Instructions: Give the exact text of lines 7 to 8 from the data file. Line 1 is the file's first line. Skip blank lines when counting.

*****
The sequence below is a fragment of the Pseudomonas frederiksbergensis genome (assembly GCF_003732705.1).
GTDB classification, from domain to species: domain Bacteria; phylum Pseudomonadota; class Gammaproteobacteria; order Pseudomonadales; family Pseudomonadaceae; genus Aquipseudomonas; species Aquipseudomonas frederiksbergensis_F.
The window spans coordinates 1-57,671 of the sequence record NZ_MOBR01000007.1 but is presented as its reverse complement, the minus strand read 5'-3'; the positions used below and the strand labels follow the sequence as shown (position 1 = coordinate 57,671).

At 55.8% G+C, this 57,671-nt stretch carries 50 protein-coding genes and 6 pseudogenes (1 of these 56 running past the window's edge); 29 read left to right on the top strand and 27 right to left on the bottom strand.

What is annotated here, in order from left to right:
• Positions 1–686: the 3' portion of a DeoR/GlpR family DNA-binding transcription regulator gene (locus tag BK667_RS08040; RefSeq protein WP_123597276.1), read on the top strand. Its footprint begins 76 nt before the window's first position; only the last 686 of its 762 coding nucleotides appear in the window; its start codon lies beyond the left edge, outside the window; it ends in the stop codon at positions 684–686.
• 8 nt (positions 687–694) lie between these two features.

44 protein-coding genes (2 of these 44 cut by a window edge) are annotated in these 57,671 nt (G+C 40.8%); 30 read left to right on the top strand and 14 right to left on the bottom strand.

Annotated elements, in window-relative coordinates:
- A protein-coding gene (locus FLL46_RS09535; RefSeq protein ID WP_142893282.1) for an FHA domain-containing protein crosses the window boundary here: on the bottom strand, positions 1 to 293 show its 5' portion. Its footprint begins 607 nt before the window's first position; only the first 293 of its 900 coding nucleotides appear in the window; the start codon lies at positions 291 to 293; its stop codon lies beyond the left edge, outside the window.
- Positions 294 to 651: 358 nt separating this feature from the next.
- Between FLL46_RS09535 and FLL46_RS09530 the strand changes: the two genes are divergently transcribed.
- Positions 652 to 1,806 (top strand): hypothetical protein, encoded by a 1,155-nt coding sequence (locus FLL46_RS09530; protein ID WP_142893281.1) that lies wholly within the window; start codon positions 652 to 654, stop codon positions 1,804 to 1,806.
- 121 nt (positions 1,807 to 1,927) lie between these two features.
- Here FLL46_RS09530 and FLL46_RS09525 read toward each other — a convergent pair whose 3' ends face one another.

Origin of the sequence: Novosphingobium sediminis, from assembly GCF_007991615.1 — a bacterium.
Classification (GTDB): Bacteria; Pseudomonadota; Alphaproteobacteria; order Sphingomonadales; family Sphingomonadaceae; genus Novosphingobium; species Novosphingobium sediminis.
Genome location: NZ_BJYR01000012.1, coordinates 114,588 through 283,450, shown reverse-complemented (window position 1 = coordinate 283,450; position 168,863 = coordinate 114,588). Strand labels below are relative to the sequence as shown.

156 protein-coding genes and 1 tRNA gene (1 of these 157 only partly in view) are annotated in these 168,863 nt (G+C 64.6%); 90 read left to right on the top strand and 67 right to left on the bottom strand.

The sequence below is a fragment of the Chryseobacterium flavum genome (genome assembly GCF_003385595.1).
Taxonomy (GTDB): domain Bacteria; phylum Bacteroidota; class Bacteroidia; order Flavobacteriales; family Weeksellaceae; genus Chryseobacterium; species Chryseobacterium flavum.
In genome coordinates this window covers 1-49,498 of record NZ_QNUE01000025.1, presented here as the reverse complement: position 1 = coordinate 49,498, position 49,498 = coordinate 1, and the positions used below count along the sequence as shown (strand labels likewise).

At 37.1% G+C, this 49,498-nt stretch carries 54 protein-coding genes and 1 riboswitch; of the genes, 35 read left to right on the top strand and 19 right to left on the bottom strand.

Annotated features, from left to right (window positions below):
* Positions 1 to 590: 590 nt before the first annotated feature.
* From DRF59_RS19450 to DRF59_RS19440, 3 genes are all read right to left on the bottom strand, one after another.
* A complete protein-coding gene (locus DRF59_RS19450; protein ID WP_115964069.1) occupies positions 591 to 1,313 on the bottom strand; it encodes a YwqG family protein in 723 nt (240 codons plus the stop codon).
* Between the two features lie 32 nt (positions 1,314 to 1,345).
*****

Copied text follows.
• 8 nt (positions 687–694) lie between these two features.

44 protein-coding genes (2 of these 44 cut by a window edge) are annotated in these 57,671 nt (G+C 40.8%); 30 read left to right on the top strand and 14 right to left on the bottom strand.